Room to Breathe – by JJ Michael

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The famous war photographer, Robert Capa, once said, “if your photographs aren’t good enough, you aren’t close enough.”  While this simple statement holds true for many subjects and images, sometimes the exact opposite approach is needed.

If your subject is moving then instead of a nice, tight crop, you are better off backing up a bit and giving your subject space to move into.  When viewing an image of a moving object people will have a tendency to look at where that object is going next.  A subject that is right up against the edge of the image and moving out of the frame can produce an uncomfortable feeling for the viewer.  The space a subject is moving into is often called “active space” and gives the viewer a visual path through the image.  Allowing the viewer to see where the subject is moving to helps put the viewer at ease and feels a bit more natural.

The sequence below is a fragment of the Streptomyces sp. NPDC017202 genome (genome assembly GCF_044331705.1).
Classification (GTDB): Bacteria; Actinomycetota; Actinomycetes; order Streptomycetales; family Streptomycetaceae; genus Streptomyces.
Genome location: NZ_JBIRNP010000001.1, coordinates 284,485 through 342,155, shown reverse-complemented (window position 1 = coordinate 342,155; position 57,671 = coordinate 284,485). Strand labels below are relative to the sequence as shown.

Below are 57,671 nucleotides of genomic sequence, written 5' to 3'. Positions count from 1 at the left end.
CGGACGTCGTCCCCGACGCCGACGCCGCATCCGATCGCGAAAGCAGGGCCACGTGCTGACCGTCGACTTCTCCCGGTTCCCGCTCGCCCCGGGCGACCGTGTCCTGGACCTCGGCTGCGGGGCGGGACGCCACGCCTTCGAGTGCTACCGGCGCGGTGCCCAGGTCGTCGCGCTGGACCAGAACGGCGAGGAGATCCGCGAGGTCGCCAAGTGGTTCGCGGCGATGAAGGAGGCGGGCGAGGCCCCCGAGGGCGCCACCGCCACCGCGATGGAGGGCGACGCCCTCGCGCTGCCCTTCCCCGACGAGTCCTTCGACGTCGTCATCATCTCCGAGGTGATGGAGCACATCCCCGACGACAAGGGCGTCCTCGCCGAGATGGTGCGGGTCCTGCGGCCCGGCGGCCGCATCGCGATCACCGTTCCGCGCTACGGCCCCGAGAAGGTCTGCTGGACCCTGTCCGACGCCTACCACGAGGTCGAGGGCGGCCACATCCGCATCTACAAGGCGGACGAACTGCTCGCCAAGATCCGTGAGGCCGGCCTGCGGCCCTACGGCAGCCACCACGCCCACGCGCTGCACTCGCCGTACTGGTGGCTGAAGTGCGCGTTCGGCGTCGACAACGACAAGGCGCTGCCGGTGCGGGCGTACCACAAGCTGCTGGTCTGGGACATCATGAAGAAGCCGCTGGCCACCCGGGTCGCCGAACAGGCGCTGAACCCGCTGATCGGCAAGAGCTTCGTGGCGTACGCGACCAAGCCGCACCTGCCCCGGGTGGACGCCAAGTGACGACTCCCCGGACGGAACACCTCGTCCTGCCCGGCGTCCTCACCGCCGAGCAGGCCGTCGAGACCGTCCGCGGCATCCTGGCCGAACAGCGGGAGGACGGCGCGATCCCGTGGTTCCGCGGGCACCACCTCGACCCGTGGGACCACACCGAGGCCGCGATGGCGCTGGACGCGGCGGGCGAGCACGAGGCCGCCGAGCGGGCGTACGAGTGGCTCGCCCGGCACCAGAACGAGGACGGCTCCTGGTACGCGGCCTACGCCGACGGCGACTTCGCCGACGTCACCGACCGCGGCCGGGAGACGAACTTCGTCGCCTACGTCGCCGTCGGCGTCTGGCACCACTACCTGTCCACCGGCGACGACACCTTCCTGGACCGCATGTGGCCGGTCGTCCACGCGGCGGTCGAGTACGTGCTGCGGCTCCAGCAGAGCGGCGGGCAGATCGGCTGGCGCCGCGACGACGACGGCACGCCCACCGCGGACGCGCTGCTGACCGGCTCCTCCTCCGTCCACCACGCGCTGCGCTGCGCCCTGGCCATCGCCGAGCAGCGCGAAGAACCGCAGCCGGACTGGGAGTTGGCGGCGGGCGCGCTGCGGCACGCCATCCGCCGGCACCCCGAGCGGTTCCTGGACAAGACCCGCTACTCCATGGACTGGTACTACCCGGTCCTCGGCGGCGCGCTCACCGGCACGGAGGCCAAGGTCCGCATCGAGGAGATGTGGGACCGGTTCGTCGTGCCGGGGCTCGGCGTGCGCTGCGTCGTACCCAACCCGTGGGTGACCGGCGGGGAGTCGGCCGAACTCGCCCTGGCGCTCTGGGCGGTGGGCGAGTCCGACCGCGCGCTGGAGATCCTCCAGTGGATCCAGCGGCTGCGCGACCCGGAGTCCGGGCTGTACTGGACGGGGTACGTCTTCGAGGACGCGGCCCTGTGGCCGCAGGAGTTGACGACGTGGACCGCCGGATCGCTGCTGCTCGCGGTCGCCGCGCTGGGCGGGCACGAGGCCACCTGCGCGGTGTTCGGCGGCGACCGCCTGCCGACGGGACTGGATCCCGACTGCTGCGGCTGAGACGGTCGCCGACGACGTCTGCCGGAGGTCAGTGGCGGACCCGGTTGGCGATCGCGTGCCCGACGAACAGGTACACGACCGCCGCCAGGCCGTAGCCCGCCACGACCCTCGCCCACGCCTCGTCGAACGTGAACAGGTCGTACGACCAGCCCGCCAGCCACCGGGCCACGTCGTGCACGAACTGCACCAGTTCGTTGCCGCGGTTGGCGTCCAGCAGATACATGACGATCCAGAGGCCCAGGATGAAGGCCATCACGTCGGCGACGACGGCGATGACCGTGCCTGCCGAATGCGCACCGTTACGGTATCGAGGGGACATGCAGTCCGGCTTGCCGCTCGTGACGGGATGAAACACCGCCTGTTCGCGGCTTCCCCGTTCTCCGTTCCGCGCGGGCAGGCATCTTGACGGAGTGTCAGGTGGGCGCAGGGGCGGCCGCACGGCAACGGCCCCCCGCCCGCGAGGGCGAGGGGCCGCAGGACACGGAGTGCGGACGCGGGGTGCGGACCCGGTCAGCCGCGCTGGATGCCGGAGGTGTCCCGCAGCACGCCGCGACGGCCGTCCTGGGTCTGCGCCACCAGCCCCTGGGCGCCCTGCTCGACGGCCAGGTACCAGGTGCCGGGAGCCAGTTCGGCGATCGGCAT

seattle ferry

 

This idea can also be applied to photographing people.  Tight crops in portraiture sometimes work well and produce great results, but at other times they can result in a claustrophobic feeling.  Just as a viewer’s path through an image will follow a moving subject, a viewer’s gaze will typically follow where your subject is looking.  Giving people in your images room to breathe will create images that can be a bit more pleasing for your viewers.

burmese woman

 

As with all of the ‘rules’ of photography, it’s important you learn the rules, and then decided when they should be broken.

long tail boats